The fast drying merino fibers offer a relatively unsuitable habitat for bacteria. They can grow very poorly and hardly reproduce because bacteria need moisture conditions, which merino does not offer. Additionally, the protein keratin breaks down odor-forming bacteria. While the synthetic fibers need chemical treatment to prevent bacteria from growing, merino wool is naturally anti-bacterial.

If you are mostly active during your day then merino clothing is an ideal choice! Even if you wear it a couple of times without washing, it keeps what it promises: fast drying, less odor. This is not only great for you, it also protects the environment by saving water.


Warming and cooling function

Merino wool has a heat insulating function because there are many tiny air cushions between the millions of thin and crimped woolen fibers which do not allow any warmth, produced by your body, to be released outside. One fiber can contain up to 85 percent of air inside its volume. In addition, merino base layers act like a thermo chemical heat accumulator on your skin. This means that merino fibers convert moisture from your body into heat (so called sorption heat).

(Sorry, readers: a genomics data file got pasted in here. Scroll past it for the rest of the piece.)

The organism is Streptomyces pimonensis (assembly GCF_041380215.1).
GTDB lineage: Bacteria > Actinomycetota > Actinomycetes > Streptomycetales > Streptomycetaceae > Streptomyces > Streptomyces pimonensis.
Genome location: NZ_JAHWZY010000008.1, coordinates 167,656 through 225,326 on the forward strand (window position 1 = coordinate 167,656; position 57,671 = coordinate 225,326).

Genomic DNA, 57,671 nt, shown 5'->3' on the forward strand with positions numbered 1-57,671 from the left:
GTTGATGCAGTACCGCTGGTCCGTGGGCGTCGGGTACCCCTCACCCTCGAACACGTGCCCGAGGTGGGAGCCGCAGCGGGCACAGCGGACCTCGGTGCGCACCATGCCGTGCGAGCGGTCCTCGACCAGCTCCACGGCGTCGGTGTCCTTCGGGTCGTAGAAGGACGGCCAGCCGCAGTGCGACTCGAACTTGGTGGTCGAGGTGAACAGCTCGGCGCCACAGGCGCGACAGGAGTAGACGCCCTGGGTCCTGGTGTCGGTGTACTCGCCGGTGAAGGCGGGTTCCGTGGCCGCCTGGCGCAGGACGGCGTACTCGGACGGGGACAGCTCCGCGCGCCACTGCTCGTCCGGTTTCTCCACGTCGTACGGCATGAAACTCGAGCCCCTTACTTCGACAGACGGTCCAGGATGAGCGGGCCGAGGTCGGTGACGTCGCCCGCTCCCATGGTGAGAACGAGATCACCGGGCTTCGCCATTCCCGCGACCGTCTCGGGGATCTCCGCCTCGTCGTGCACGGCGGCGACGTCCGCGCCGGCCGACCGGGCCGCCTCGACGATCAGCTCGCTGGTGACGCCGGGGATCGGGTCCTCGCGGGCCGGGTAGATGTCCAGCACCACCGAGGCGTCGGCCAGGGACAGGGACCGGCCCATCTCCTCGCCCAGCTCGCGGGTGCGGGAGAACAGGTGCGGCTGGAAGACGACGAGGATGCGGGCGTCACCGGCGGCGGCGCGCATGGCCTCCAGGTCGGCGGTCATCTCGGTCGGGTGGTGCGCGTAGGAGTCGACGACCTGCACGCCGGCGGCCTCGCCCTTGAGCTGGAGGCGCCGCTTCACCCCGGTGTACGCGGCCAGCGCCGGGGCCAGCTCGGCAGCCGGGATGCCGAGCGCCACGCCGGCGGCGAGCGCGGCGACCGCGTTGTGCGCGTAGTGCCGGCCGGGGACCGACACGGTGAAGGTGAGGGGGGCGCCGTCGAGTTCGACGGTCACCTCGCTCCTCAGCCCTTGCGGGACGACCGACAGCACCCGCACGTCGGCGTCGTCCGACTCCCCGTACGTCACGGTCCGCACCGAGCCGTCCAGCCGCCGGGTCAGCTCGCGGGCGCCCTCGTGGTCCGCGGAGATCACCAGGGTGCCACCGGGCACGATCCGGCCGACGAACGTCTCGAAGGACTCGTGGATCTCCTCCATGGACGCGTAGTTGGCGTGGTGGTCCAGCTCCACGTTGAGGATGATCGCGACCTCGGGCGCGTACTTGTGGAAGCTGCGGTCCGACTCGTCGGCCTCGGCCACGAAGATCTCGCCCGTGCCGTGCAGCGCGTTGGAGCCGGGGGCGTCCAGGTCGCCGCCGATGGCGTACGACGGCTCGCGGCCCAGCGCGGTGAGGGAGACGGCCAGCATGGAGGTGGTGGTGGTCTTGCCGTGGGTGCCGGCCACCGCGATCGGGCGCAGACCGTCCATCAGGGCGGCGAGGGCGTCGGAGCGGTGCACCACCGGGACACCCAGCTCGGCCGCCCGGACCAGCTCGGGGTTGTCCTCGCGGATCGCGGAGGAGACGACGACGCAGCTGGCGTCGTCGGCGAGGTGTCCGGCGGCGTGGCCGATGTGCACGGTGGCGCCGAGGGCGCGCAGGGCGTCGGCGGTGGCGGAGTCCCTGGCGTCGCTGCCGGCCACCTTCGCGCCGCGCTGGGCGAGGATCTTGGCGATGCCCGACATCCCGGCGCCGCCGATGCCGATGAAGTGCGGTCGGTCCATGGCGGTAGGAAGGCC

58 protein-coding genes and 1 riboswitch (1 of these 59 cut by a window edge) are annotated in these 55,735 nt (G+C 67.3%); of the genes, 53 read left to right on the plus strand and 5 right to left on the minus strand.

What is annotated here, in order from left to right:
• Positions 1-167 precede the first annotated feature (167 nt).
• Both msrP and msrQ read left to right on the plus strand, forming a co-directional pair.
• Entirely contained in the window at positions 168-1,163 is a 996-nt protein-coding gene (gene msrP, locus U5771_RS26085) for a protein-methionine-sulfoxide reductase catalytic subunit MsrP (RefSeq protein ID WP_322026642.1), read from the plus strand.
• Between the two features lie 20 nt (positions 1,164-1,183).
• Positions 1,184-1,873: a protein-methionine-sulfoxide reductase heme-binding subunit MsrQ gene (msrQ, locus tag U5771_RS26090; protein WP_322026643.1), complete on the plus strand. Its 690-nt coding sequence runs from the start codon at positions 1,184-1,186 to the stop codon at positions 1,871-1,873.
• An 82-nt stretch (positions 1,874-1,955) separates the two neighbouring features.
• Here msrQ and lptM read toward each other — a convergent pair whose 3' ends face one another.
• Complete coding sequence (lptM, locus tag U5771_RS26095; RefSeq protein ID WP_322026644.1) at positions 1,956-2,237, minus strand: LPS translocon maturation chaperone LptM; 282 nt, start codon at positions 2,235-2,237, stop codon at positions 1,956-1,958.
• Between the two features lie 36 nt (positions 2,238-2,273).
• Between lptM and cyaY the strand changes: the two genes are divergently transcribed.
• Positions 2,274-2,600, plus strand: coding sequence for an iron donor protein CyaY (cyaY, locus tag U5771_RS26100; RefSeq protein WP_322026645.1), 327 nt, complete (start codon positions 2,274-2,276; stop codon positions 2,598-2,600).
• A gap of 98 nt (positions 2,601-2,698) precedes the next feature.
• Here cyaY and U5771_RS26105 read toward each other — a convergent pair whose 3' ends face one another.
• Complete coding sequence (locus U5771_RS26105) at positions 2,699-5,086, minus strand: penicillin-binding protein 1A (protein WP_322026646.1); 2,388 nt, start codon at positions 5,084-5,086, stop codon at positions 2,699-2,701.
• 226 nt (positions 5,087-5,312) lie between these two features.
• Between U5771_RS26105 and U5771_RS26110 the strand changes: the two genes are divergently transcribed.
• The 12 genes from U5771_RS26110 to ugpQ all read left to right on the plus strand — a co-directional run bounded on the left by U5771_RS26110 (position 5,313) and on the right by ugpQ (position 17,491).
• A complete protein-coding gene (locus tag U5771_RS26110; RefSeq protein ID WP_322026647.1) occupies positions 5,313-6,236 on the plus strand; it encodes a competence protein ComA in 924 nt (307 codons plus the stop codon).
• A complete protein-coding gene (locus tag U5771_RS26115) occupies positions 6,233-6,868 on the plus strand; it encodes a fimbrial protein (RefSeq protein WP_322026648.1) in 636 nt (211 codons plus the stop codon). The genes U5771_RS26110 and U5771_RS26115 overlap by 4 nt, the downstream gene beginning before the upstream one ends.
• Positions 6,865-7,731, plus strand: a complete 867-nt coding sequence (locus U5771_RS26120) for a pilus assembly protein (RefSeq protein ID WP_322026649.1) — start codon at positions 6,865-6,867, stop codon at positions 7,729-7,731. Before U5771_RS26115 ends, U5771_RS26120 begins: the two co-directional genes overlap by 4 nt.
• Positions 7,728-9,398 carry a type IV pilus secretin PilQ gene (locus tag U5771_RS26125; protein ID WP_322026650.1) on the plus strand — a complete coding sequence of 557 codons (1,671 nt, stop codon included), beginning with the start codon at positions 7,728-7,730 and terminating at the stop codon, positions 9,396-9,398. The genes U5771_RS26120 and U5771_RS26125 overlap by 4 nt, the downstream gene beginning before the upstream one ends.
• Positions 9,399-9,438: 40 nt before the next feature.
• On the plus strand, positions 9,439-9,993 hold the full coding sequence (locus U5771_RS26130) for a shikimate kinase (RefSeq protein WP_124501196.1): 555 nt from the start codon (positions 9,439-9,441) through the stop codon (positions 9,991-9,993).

At the same time, merino wool is pleasantly cooling at warm temperatures. As the body sweats due to outside warm temperatures or activity, the thin wool fibers divert the moisture away from your body.